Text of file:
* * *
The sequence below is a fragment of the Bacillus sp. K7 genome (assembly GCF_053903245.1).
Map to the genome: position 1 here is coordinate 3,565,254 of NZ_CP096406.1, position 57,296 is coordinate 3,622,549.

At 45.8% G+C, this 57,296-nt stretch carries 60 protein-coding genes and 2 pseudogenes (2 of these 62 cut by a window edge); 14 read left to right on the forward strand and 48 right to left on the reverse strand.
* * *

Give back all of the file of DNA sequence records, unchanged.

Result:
The sequence below is a fragment of the Bacillus sp. K7 genome (assembly GCF_053903245.1).
Map to the genome: position 1 here is coordinate 3,565,254 of NZ_CP096406.1, position 57,296 is coordinate 3,622,549.

At 45.8% G+C, this 57,296-nt stretch carries 60 protein-coding genes and 2 pseudogenes (2 of these 62 cut by a window edge); 14 read left to right on the forward strand and 48 right to left on the reverse strand.